A small northeastern town near the Czech border, to pay homage to Rudolf Hess, Adolf Hitler's deputy.
Despite local residents’ requests and legal actions to put an end to the annual “hate march,” the right-wing extremists have successfully carried out the demonstrations year after year.
However, this time around, Wunsiedel's inhabitants turned the tables by tricking the neo-Nazi protesters into raising money for a charity committed to working against them.
Here’s how it happened: Anti-Nazi group Rights versus Rights (Rechts gegen Rechts) put up posters with slogans encouraging the demonstrators to keep on going. For every meter the 200 neo-Nazis walked, local business and residents donated around $12 to EXIT-Germany – an initiative assisting people who want to leave the extreme right-wing movement and start a new life.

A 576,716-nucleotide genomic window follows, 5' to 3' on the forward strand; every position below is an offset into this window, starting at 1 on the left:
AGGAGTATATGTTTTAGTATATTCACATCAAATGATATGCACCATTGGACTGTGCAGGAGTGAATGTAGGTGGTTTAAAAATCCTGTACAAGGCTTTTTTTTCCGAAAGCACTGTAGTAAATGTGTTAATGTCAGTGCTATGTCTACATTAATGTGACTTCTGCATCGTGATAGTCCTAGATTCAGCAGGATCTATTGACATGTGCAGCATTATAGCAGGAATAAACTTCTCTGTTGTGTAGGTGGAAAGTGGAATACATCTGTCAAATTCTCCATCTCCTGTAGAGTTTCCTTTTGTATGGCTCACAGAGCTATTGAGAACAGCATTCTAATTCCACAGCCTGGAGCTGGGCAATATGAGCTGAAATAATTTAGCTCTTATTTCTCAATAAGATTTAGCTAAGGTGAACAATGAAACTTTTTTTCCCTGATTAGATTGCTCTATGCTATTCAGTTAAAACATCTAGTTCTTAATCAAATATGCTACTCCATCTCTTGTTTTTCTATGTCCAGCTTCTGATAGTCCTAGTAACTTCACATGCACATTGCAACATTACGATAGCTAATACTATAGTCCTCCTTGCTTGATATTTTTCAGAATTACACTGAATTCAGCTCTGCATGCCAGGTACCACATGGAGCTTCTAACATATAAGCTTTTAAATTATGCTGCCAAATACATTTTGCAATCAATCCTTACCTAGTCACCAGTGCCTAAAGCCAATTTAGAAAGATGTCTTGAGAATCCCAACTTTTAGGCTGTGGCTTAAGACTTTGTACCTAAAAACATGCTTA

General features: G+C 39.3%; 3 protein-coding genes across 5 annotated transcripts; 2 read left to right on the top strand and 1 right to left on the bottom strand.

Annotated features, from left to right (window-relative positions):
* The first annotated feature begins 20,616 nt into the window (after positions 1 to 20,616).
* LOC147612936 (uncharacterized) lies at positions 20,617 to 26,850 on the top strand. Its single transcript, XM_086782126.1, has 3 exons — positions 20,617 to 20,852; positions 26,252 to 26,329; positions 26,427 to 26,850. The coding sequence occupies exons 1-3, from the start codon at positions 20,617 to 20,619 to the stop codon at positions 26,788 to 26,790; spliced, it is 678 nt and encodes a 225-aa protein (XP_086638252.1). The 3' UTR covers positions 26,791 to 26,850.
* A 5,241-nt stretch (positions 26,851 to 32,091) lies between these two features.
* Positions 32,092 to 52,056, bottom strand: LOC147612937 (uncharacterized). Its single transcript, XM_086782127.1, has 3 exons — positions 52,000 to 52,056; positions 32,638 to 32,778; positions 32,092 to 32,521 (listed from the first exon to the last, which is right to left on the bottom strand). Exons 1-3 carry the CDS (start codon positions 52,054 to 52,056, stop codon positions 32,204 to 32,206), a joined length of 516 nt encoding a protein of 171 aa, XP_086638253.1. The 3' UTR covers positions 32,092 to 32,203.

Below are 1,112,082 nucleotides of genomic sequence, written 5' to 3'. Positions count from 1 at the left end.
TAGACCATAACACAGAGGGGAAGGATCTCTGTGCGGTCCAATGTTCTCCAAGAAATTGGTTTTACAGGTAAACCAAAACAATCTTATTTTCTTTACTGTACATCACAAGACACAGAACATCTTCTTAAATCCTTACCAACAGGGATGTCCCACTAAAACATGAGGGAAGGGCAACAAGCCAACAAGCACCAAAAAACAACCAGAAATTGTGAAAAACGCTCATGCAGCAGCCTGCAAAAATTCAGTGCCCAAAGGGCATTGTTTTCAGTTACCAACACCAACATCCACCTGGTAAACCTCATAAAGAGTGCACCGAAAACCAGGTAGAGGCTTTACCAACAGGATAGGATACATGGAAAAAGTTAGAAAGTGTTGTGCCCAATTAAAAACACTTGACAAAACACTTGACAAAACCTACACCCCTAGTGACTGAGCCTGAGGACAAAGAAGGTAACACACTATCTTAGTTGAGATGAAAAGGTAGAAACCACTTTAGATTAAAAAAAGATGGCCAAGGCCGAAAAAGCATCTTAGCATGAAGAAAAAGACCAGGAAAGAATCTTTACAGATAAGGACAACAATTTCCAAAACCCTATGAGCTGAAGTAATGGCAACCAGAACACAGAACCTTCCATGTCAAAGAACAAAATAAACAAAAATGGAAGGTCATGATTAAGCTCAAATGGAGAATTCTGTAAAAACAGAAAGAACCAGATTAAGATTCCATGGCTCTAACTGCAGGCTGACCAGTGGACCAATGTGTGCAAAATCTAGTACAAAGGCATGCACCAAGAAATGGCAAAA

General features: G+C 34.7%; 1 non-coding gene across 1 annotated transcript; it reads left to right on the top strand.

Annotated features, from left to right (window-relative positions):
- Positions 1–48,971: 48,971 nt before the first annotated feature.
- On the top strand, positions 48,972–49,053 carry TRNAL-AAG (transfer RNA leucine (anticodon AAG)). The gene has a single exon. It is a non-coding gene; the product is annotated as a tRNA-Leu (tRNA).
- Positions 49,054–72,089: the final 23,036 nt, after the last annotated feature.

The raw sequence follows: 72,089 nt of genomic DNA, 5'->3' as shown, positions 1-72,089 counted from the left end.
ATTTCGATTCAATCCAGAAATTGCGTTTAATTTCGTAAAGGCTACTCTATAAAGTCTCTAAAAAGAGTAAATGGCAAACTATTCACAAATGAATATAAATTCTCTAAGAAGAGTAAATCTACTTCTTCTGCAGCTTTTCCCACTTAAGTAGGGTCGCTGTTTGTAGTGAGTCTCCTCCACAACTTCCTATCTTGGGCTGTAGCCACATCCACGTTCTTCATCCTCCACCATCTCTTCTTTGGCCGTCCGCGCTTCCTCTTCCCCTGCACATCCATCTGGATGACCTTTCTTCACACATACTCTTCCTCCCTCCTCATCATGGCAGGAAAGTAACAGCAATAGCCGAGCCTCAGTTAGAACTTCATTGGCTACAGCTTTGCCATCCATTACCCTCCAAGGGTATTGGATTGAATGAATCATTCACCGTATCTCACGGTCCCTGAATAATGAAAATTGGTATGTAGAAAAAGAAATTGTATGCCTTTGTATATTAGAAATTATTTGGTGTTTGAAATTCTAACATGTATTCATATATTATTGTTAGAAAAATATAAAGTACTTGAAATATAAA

Clearly, this trick left the neo-Nazis with two obvious choices: either they moved on, inadvertently raising money for the fundraiser, or they turned back, acknowledging their defeat. They chose to go with the second option eventually.
“It was an absolute success,” Inge Schuster, spokesperson for the mayor of Wunsiedel, told The Local. ”It created something positive out of (the march), including the €10,000 donation for EXIT-Germany.”
The charity supporters and activists cheered the neo-Nazis for marching against themselves.
“We wanted to create an alternative to counter-demonstrations,” Fabian Wichmann, an education researcher at EXIT Germany was quoted as saying.
“They probably won't go away. The history of the town is too important to them, but at least we've created something good out of it,” said EXIT's Wichmann.